If the current IR set by the DAC 7, which is mirrored by the transistor 20 to the transistors 21, 25 and 22, 24 and then to the transistor 23, is the one supplied by the transconductor 4, then the control current IC is nil and an optimum situation occurs in which the transconductor 4 delivers exactly the current required by the DAC 7. The feedback loop therefore controls the current that is injected into the NMOS transistor 24, which is responsible for biasing the cells (not shown) of the filter that are arranged downstream of the master section. An arrow 30 in FIG. 2 denotes the connection of the master section to the slave section that contains the cells of the filter.
The illustrated embodiment of the invention thus biases the transconductor 4 in an open loop by means of a current which is proportional to the current IR. In this manner, the feedback loop has to correct only bias variations due to temperature, process, and power supply variations.
Accordingly, the settling time of the transconductor 4 (and therefore of the transconductors of the cells of the slave section) is shorter than in the circuit shown in FIG. 1. This is because all the transconductors are biased by the current set by the NMOS transistor 24, which receives the current set by the DAC 7. This allows the feedback loop to complete its task and modify, if necessary, the current set by the NMOS transistor 24 sent to the cells of the slave section.
In practice, it has been observed that the illustrated embodiment of the circuit according to the present invention considerably reduces the settling time of the transconductance of the master section and of the slave sections of the filter, and at the same time, reduces percentagewise the correction performed by the feedback loop of the master section.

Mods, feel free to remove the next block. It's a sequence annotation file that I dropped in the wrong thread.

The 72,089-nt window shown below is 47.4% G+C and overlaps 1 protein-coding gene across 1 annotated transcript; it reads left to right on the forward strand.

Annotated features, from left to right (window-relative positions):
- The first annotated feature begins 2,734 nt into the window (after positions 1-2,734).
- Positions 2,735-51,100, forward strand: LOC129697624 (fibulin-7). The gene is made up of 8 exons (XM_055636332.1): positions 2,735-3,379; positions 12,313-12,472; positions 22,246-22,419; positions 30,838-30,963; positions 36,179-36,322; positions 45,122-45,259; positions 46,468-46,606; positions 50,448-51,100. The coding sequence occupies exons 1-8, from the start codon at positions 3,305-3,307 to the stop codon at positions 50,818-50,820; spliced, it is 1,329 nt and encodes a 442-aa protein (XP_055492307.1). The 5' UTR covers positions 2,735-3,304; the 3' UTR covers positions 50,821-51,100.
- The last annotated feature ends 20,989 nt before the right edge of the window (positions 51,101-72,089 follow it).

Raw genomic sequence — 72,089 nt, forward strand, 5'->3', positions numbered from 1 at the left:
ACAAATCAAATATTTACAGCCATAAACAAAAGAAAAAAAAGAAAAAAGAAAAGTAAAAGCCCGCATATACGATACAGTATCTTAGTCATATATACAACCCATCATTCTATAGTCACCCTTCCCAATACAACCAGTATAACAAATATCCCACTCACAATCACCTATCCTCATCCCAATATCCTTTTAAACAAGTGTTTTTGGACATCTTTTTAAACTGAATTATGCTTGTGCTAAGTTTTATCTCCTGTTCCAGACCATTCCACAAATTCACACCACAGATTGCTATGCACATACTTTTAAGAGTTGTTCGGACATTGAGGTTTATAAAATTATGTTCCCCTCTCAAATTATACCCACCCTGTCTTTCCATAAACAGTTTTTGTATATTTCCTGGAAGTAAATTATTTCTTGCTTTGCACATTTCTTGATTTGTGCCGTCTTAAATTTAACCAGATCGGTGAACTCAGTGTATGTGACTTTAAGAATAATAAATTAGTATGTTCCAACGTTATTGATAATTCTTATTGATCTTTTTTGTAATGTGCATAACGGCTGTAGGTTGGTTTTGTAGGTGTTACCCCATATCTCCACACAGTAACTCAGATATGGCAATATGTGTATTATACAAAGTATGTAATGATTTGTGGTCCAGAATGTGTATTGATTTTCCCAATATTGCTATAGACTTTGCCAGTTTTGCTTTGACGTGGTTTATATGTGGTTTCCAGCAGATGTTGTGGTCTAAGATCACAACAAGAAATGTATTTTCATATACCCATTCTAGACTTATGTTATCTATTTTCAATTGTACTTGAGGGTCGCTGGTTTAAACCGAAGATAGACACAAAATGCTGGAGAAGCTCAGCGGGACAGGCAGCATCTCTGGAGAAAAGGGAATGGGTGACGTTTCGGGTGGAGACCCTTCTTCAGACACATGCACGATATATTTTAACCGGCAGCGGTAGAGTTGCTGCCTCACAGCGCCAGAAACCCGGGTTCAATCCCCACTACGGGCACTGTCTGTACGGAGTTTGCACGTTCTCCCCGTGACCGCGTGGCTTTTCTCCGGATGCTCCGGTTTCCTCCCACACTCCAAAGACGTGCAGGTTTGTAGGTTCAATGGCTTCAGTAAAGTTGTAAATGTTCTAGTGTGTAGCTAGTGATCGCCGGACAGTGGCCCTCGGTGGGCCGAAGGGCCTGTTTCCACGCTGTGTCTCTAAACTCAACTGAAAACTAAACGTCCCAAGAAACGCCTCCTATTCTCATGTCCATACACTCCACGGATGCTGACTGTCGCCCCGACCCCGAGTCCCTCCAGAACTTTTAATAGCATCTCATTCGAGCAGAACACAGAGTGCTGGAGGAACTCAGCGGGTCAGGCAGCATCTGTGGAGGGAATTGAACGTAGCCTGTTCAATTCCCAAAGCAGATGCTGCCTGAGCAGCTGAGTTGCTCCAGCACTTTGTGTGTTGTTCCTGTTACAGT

The current set by the DAC 7 is in fact sent immediately to a transistor, which fixes the current that is directed to the cells of the slave section. The settling time required by the filter to reach the steady state is therefore reduced.
The transistor that closes the feedback loop on the transconductor 4 feeds to the feedback loop the current which is the sum of the current IR set by the DAC 7 and of the control current IC. The resulting sum current is mirrored by the transistor 24 that sets the current for the cells of the slave section.
The above description of an illustrated embodiment of the invention is not intended to be exhaustive or to limit the invention to the precise form disclosed. While specific embodiments of, and examples for, the invention are described herein for illustrative purposes, various equivalent modifications are possible within the scope of the invention, as those skilled in the relevant art will recognize. Aspects of the invention can be modified, if necessary, to employ other technically equivalent elements.
Therefore, changes can be made to the invention in light of the above detailed description. In general, in the following claims, the terms used should not be construed to limit the invention to the specific embodiments disclosed in the specification and the claims. Accordingly, the invention is not limited by the disclosure, but instead the scope of the invention is to be determined entirely by the following claims, which are to be construed in accordance with established doctrines of claim interpretation.
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|U.S. Classification||327/553, 327/103|
|International Classification||G05F3/26, H03F3/30, H03H11/04|
|Cooperative Classification||H03H11/0472, H03F3/3001|
|European Classification||H03H11/04C, H03F3/30B|
|Aug 9, 1999||AS||Assignment|
Owner name: STMICROELECTRONICS S.R.L., ITALY
Free format text: ASSIGNMENT OF ASSIGNORS INTEREST;ASSIGNORS:MICHELI, MARCO DE;PORTALURI, SALVATORE;BOLLATI, GIACOMINO;AND OTHERS;REEL/FRAME:010151/0814
Effective date: 19990706